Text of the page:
Guide to Garage Door Springs Replacement
While the main house gets all the attention, garages are often forgotten. Most people open and close their garage without giving much thought to it. According to the NEISS, this is an oversight which could be fatal.
If you’re having some trouble with your garage door, chances are there’s a broken spring. A garage door spring is what makes it possible to lift the garage with ease.
Continue reading to learn all there is to know about garage door springs replacement.
Types of Garage Springs
All garage doors using a counterbalance system rely on a spring to operate. The system consists of a set of pulleys, cables to transfer the force and springs.
There are two types of springs for such doors
- Extension Springs: This type of springs is normally attached to the bottom corners of the garage door.
When the door is closed, the springs are stretched. The stored energy is what helps lifts the doors open as the spring recoil. Extension door springs are less common than torsional springs.
- Torsional Springs: They are installed horizontally above the garage door. When closing the door, the cable that is attached to the bottom corners exerts a force. This causes the torsional spring to wind and energy is stored.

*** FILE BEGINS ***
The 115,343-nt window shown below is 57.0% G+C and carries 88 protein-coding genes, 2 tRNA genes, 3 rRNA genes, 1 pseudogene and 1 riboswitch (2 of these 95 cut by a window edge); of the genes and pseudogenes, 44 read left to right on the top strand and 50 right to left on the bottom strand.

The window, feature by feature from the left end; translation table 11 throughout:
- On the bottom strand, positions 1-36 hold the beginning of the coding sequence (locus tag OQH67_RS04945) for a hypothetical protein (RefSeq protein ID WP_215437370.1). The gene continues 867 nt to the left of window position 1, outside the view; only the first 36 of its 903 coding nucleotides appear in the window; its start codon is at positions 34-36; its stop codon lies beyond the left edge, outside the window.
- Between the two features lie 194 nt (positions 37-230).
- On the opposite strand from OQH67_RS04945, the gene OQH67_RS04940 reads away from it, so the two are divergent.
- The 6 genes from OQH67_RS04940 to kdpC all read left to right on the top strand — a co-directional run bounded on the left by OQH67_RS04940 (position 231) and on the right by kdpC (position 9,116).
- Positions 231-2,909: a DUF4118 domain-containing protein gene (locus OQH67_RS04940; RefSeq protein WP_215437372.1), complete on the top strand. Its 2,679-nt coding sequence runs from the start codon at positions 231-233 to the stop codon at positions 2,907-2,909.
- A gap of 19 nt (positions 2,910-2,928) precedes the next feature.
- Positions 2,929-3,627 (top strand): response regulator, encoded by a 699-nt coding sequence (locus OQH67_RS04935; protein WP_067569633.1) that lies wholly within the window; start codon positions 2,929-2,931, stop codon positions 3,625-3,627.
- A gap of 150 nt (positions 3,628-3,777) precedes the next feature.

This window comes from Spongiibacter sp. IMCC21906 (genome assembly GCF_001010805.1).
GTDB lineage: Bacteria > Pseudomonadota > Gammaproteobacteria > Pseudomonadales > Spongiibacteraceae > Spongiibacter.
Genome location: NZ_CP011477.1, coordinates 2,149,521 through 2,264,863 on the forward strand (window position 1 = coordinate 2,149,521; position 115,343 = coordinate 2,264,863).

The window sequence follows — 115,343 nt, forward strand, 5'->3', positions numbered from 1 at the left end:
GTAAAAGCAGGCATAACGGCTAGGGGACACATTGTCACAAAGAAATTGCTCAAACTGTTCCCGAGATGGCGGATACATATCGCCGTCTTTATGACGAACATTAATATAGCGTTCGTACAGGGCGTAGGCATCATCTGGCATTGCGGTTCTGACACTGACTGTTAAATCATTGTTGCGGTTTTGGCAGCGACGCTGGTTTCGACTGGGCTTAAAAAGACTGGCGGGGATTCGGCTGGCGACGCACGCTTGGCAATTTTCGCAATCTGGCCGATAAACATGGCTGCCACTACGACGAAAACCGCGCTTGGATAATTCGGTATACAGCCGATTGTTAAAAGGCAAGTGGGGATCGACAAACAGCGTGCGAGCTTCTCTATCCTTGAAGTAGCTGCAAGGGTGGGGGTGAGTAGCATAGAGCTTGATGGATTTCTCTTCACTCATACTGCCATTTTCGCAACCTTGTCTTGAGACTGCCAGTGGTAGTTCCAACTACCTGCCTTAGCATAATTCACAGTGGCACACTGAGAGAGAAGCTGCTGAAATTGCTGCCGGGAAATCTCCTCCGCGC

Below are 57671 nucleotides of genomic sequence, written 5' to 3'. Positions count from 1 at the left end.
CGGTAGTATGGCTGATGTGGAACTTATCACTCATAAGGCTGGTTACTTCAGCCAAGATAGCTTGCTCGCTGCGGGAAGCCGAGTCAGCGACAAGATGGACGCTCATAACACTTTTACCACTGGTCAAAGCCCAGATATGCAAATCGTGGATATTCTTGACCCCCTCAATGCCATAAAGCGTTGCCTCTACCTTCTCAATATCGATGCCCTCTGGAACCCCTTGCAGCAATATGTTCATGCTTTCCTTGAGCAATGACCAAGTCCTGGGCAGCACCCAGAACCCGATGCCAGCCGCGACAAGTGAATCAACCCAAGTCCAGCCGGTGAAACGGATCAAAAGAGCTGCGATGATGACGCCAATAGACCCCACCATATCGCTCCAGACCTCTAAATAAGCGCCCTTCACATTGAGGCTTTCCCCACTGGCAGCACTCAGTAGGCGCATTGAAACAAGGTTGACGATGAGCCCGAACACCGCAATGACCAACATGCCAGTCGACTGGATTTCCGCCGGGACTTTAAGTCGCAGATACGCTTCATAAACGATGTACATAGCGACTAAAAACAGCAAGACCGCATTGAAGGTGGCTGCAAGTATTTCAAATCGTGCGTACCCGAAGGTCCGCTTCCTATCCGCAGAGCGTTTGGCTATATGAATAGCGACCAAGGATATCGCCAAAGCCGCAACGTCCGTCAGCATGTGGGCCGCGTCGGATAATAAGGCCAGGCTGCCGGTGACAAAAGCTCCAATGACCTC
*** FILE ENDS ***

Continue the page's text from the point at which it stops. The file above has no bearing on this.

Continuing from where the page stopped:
When you try to lift the door, the spring unwinds. This release the potential energy stored and helps lift the door with minimum effort. Failure occurs when the steel in the coils can no longer support the weight of the door.
What are the Warning Signs?
- Unusually heavy door. The spring helps pull the garage door up whether it’s open by hand or electronic. A broken spring means all the weight is carried by hand.
- The door falls too fast. A functioning spring balances the weight of the door when it’s going down. If the spring is broken there is nothing to halt the falling of the door.
- A loud bang. This is more common with torsional springs. When the spring breaks, it unwinds suddenly releasing all the tension. The energy is converted into the loud bang.
- Crooked. If an extension spring breaks. The side of the door on the damaged side dips. Since each of them carries their weight independently the garage may refuse to open or close on one side.
- A visible gap on the spring. A torsional spring consists of a spring-wound over a steel rod. A broken spring unwinds exposing the inner rod.
- Slacking cables. The tension on the spring is what keeps the cables in place. When the spring breaks, all the tension is lost and the cables get loose.
The Causes of Failure
- Wear and Tear: Even well-maintained garage springs eventually break. On average, a garage door is opened and closed 6-8 times every day. The spring weakens with each cycle. Expect a quality spring to last for 10,000 cycles before it needs replacing.
- Poor Maintenance: Maintenance prolongs the life of the spring. Simple practices such as oiling regularly goes a long way. Maintainance also makes the garage door less likely to cause an accident.